Game reviews

(CLICK HERE FOR A SORTABLE TABLE OF ALL OUR REVIEWS)

You can take a look at Tom Chick's Patreon page (the link is at the top of the page) for more than you'll ever want to know about this site's approach to reviews. But the overarching idea is that a review is an expression of someone's experience with a videogame. It is subjective. It is not advice. It is not a buyer's guide. It should be valuable to people who have and haven't played the game. Furthermore, our ratings using the full range of the 1-5 scale and they are simply shorthand for how much we liked a given game. You can find details here.

And we hope you'll participate in the discussion following any review! If you've taken the time to read our opinion, the least we can do is read yours as well.

Latest Game reviews

Sol: Last Days of a Star throws a graceful apocalypse party and everyone’s invited

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The premise of Sol: Last Days of a Star is that the sun is about to go supernova. She’s gonna blow any moment and you’ve got to beat feet, which is no mean feat, given that suns are a real drag. All that gravity, you know. Your only hope is to harvest sun energy to build up momentum to slip the fiery bonds of Sol.

The sun machine is coming down and there’s gonna be a party. Continue reading →

The astonishing cluelessness of The Crew 2

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The Crew 2 is a real surprise. Not at all what I expected. It’s actually astonishing. Maybe even breathtaking. It seems completely, utterly, stupenduously, jaw-droppingly unaware of why I played The Crew. It flagrantly violates the conventional wisdom that videogame sequels are better because game design is an iterative process. Design something, improve on it for the sequel, repeat. But The Crew 2 doesn’t feel the least bit iterative. It simply can’t compare to The Crew. It’s as if it never even heard of it. It’s not just one step forward, two steps back. It’s not even no steps forward, two steps back. It’s popping the clutch when you didn’t know the car was in reverse and plunging over a cliff. It is one of the worst open-world games I’ve played, and easily the worst caRPG I’ve ever played.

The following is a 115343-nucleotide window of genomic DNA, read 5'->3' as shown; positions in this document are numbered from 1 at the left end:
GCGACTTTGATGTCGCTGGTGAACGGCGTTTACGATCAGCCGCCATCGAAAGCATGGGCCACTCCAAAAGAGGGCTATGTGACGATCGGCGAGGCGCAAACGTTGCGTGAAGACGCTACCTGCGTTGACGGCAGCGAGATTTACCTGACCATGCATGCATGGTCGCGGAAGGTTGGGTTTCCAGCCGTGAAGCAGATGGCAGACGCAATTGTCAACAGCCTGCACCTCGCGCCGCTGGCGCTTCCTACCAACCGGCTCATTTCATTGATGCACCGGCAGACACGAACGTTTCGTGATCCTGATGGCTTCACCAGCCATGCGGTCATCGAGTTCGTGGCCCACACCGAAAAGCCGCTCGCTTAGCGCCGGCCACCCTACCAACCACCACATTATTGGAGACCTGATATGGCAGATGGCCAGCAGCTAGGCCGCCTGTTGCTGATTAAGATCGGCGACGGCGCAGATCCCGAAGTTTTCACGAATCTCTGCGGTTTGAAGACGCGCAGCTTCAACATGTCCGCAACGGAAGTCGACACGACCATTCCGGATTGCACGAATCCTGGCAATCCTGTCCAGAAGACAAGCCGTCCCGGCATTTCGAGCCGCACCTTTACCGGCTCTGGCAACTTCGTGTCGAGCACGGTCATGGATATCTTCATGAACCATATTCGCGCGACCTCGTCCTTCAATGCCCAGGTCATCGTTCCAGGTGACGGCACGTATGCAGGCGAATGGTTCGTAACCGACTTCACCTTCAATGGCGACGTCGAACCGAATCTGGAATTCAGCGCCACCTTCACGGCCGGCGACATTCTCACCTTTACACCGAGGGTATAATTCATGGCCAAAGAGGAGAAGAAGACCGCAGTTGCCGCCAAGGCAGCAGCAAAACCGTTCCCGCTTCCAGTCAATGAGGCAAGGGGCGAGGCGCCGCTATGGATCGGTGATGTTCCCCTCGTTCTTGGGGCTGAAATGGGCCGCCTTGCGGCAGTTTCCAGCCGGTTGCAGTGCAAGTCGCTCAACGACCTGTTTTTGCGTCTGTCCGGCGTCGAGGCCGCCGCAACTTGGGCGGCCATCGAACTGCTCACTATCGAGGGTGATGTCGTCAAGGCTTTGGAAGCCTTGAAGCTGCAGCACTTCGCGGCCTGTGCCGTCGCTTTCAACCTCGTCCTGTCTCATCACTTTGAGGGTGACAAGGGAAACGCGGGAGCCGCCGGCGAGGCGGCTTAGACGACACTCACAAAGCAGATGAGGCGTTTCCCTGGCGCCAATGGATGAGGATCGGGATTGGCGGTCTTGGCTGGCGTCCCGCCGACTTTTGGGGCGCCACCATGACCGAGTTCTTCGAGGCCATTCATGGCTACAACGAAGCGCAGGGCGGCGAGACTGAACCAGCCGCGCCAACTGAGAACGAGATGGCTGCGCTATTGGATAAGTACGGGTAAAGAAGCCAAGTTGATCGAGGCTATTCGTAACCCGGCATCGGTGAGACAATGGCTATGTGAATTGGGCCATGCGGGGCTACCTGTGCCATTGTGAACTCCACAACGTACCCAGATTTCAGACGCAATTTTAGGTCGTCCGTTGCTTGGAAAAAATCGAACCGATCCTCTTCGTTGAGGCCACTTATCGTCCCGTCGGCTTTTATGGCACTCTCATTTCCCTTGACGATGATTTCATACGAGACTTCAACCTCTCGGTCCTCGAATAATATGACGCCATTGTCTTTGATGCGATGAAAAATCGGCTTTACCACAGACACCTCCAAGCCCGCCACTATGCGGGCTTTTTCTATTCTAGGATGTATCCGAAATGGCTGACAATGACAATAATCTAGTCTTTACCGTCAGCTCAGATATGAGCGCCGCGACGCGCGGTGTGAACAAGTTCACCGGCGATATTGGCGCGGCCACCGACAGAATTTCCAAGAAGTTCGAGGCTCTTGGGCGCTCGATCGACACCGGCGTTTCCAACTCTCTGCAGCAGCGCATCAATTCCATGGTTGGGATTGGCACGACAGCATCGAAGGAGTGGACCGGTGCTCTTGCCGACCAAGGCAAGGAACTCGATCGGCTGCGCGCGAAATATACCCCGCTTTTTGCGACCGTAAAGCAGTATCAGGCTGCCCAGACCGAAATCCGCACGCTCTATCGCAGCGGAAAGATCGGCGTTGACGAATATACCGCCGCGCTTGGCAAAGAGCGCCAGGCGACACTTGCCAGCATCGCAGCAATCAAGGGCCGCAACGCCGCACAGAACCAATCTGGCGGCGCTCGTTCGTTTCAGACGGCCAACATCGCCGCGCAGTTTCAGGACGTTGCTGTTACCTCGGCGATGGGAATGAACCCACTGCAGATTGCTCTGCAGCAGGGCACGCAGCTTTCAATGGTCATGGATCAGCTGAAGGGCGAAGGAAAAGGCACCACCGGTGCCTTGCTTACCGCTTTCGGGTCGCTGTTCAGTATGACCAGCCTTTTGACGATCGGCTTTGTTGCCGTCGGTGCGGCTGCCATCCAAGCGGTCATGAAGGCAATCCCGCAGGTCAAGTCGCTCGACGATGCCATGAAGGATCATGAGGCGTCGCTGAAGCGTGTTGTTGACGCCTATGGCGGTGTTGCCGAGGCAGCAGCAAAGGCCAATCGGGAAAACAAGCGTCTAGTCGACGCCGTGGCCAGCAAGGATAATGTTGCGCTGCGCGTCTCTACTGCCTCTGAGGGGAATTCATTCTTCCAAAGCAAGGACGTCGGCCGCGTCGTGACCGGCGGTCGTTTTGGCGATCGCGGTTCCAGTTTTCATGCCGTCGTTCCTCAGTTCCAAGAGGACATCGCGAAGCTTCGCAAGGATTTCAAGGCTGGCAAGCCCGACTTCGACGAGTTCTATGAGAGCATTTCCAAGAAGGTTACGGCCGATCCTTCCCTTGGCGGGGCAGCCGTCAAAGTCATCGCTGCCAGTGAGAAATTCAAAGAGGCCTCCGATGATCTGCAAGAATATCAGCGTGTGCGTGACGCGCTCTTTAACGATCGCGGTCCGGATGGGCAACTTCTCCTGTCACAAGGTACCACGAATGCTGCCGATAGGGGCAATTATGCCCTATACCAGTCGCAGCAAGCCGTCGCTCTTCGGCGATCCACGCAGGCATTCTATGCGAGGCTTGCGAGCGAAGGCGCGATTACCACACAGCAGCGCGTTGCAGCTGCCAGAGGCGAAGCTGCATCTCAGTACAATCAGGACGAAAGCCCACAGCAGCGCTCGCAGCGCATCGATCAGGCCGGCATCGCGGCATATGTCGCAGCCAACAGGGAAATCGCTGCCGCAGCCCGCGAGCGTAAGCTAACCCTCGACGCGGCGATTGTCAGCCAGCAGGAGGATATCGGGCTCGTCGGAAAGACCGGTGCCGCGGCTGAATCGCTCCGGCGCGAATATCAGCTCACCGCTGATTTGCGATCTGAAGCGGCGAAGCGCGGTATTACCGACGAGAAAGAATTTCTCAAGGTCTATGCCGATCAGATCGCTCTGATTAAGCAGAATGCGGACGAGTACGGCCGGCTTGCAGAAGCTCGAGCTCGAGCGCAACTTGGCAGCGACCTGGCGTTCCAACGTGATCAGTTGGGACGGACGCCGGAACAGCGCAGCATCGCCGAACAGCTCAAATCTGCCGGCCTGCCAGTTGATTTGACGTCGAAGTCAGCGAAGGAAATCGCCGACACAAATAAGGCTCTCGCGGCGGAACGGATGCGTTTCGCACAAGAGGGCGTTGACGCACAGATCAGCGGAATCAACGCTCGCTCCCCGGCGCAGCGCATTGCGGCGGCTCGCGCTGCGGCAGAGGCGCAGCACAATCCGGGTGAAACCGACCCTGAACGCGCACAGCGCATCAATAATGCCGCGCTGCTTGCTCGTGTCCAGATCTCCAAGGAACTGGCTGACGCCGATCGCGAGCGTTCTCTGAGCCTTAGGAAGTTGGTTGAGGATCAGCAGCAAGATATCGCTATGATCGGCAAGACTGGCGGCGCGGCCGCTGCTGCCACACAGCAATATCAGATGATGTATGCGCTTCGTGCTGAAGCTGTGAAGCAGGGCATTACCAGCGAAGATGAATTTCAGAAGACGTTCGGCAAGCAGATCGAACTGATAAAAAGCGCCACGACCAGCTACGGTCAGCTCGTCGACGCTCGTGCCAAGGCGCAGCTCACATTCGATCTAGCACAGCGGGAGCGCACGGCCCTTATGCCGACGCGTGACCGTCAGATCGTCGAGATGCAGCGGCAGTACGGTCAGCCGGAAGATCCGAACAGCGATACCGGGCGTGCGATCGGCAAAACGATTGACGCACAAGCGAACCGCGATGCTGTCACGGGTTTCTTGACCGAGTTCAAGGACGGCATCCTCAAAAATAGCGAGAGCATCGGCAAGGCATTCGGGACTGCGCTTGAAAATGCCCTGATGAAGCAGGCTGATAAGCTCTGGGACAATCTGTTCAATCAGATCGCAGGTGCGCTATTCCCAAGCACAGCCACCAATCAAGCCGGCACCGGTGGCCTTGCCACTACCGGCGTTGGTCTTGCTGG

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Is Cultist Simulator for you? Take this quiz and find out!

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Please read these four selections from Cultist Simulator. After you read them, there will be a short quiz.

“It enters the world one limb at a time, questing like a serpent, cawing like a crow, throbbing like a vein. It will cuddle close against my leg, if I let it, and afterwards I will have to dispose of my shoes.”

“In the forest where the moon couldn’t go, the boughs of the trees were woven together like bandages or lovers.”

“His face is creased by so many wrinkles that his features lie buried amid shadowy pockets of skin. Still, the dwarf’s well-practiced habits have left telltale tracks of a welcoming rictus across his visage.”

“In the display cases of the impossible museum, I always see an apple white as snow and hard as marble. A golden beetle in a stern box. A coy geometry awaiting my touch. A black envelope bursting with spring. A brass opera-box for instruments of record and measure. A storm in a tin. I always wake before I see the aisle’s end.”

And now for the quiz: Continue reading →

Are the exotic new dangers of Pathfinder: Mummy’s Mask worth the hassle?

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It’s been a while since I’ve rooted around in an actual Pathfinder Adventure Card Game box. Four and a half years, to be exact. Oh, I’ve played plenty since then. Obsidian’s videogame version is a spot-on transliteration that’s arguably better than the tabletop version for how it streamlines out all the fussing with cards, and dice, and rules exceptions, and cards, and cards, and table space, and more cards, and cards that have to be kept just so, and cards, and looking up the rules, and also a whole bunch of cards. On the PC, all that stuff purrs quietly under the hood while you flip virtual cards, and huck virtual dice, and level up your characters as smoothly as if you were playing Diablo.